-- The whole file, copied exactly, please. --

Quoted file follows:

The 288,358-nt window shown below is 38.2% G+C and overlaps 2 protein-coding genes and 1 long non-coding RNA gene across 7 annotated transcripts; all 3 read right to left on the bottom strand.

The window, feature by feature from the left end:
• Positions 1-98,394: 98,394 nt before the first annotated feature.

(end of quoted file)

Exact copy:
The 288,358-nt window shown below is 38.2% G+C and overlaps 2 protein-coding genes and 1 long non-coding RNA gene across 7 annotated transcripts; all 3 read right to left on the bottom strand.

The window, feature by feature from the left end:
• Positions 1-98,394: 98,394 nt before the first annotated feature.